wasn’t the first spreadsheet to grace our screens, Lotus 1-2-3 was hugely popular during the 1980s and was the first spreadsheet designed to run on the IBM PC.
The length of usage is a testament to the spreadsheets design – 31 years is a good run for any product and a near impossibility in today’s market.
The Floppy Disk
Once an icon of the computer age, the 3.5in floppy disk was cleared from retailers’ shelves in 2007. Newer technology, the rise of digital photography and music rendered the floppy disk obsolete as it was unable to keep pace with demand.
A floppy disk doesn’t have the storage capacity to store one song or high resolution image file – unimaginable in today’s world where our handheld devices can store 32GB of data.
WordStar dominated the word processor market throughout the early 1980s. The software was deliberately written to make minimal assumptions about the underlying system, which allowed it to be easily ported across to other platforms.
As the computer market quickly became dominated by the IBM PC, however, this same portable design made it difficult for the programme to add new features, which affected its performance and popularity. WordStar was soon superseded by WordPerfect, a word processing application owned by Corel. However with a niche user community WordPerfect itself is now at the risk of obsolescence as Microsoft Word and Open Office formats have come to dominate.
So, what’s next?
Leading analyst firms such as Forrester and Gartner have been warning for some time that as file formats change, software is retired and hardware becomes obsolete, the vital data that organisations may want to keep could be lost forever. With the current pace of technology refresh and application decommissioning, software obsolescence is only set to increase. So, what’s next?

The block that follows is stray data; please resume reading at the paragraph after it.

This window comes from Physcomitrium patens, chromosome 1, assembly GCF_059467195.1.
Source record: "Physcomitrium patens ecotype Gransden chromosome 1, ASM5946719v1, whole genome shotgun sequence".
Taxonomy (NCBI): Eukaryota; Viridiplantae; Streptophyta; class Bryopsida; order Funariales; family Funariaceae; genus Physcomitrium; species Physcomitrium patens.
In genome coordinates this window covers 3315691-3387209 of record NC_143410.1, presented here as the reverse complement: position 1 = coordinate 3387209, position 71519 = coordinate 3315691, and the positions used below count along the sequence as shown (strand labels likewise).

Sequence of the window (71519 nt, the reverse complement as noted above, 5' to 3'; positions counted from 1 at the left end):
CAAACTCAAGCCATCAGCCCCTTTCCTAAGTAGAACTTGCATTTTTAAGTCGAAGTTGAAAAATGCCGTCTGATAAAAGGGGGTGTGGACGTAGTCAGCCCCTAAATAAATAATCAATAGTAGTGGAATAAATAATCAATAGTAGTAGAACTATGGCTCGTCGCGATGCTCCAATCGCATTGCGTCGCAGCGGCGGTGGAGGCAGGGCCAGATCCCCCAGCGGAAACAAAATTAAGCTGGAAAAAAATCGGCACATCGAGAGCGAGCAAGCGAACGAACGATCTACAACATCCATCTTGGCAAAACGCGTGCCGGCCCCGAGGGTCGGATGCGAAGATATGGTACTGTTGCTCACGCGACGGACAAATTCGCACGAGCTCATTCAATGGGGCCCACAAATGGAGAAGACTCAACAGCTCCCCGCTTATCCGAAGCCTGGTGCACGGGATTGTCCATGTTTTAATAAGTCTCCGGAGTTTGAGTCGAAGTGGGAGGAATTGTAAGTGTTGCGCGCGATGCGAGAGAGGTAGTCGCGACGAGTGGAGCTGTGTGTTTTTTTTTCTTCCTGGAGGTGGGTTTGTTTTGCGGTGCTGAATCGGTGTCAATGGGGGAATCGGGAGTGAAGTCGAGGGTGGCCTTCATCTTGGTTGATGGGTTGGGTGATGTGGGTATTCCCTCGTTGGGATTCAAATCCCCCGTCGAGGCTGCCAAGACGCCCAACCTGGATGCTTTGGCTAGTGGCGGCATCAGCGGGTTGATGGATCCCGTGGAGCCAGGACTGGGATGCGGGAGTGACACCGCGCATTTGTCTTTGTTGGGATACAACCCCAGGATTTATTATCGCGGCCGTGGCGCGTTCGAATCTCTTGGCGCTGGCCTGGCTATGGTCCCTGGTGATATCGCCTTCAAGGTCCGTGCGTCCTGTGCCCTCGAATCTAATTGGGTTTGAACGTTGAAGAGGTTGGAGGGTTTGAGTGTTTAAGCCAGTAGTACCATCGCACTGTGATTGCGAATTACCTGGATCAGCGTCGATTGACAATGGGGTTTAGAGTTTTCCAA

The days of desktop advertising powered by Adobe Flash .flv files are coming to an end, and agencies that don’t adapt their software now will soon find themselves left behind. Many users already need to opt in to view Flash on their desktops.
With the advent of streaming technologies the days of CDs are numbered, if not already over. Looking back at some of the software and media that has already become obsolete highlights the importance of digitally preserving files to ensure they can be easily migrated en masse to newer formats over time, and so remain accessible for decades to come.
Business is waking up to the risk of not being able to use or read critical information in the future and deploying digital preservation technologies that are more sophisticated than simply storing the “bit and bytes”. Since most large organisations have millions of long-term digital records in hundreds of different formats, spread across a wide variety of systems then having a preservation system that can operate at scale is a clear requirement.
The sooner these challenges are addressed, the earlier the value of, secure, well organised and accessible long-term digital information can be realised.
Mike Quinn, is the CEO at digital preservation specialist Preservica